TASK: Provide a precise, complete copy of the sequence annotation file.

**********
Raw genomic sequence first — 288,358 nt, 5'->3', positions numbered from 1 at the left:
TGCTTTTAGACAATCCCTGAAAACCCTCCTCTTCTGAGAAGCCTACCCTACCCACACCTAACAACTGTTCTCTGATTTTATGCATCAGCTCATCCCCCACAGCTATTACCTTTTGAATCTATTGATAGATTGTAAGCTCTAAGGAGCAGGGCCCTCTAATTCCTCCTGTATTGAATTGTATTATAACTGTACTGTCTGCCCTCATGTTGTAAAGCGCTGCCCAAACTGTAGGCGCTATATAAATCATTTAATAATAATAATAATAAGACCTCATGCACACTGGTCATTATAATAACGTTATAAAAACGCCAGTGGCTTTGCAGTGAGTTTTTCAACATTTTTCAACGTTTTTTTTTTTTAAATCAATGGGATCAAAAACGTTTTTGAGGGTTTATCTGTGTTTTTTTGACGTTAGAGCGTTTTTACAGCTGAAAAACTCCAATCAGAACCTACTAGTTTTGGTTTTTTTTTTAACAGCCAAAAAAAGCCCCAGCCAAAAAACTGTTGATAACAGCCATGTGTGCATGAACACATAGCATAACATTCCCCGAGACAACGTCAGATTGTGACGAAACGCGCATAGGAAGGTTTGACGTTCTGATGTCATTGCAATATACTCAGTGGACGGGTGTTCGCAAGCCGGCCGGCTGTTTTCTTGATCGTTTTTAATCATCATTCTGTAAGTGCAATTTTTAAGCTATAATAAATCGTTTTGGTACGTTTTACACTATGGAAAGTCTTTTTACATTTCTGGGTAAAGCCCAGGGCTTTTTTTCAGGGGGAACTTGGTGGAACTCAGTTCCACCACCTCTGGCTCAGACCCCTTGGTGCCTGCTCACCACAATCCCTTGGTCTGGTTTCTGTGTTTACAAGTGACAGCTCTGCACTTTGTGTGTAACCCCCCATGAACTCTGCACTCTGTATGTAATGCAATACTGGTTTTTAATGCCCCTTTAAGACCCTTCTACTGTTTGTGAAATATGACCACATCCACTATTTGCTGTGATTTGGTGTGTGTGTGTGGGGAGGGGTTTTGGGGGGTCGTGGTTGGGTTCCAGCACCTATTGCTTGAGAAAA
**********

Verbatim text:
Raw genomic sequence first — 288,358 nt, 5'->3', positions numbered from 1 at the left:
TGCTTTTAGACAATCCCTGAAAACCCTCCTCTTCTGAGAAGCCTACCCTACCCACACCTAACAACTGTTCTCTGATTTTATGCATCAGCTCATCCCCCACAGCTATTACCTTTTGAATCTATTGATAGATTGTAAGCTCTAAGGAGCAGGGCCCTCTAATTCCTCCTGTATTGAATTGTATTATAACTGTACTGTCTGCCCTCATGTTGTAAAGCGCTGCCCAAACTGTAGGCGCTATATAAATCATTTAATAATAATAATAATAAGACCTCATGCACACTGGTCATTATAATAACGTTATAAAAACGCCAGTGGCTTTGCAGTGAGTTTTTCAACATTTTTCAACGTTTTTTTTTTTTAAATCAATGGGATCAAAAACGTTTTTGAGGGTTTATCTGTGTTTTTTTGACGTTAGAGCGTTTTTACAGCTGAAAAACTCCAATCAGAACCTACTAGTTTTGGTTTTTTTTTTAACAGCCAAAAAAAGCCCCAGCCAAAAAACTGTTGATAACAGCCATGTGTGCATGAACACATAGCATAACATTCCCCGAGACAACGTCAGATTGTGACGAAACGCGCATAGGAAGGTTTGACGTTCTGATGTCATTGCAATATACTCAGTGGACGGGTGTTCGCAAGCCGGCCGGCTGTTTTCTTGATCGTTTTTAATCATCATTCTGTAAGTGCAATTTTTAAGCTATAATAAATCGTTTTGGTACGTTTTACACTATGGAAAGTCTTTTTACATTTCTGGGTAAAGCCCAGGGCTTTTTTTCAGGGGGAACTTGGTGGAACTCAGTTCCACCACCTCTGGCTCAGACCCCTTGGTGCCTGCTCACCACAATCCCTTGGTCTGGTTTCTGTGTTTACAAGTGACAGCTCTGCACTTTGTGTGTAACCCCCCATGAACTCTGCACTCTGTATGTAATGCAATACTGGTTTTTAATGCCCCTTTAAGACCCTTCTACTGTTTGTGAAATATGACCACATCCACTATTTGCTGTGATTTGGTGTGTGTGTGTGGGGAGGGGTTTTGGGGGGTCGTGGTTGGGTTCCAGCACCTATTGCTTGAGAAAA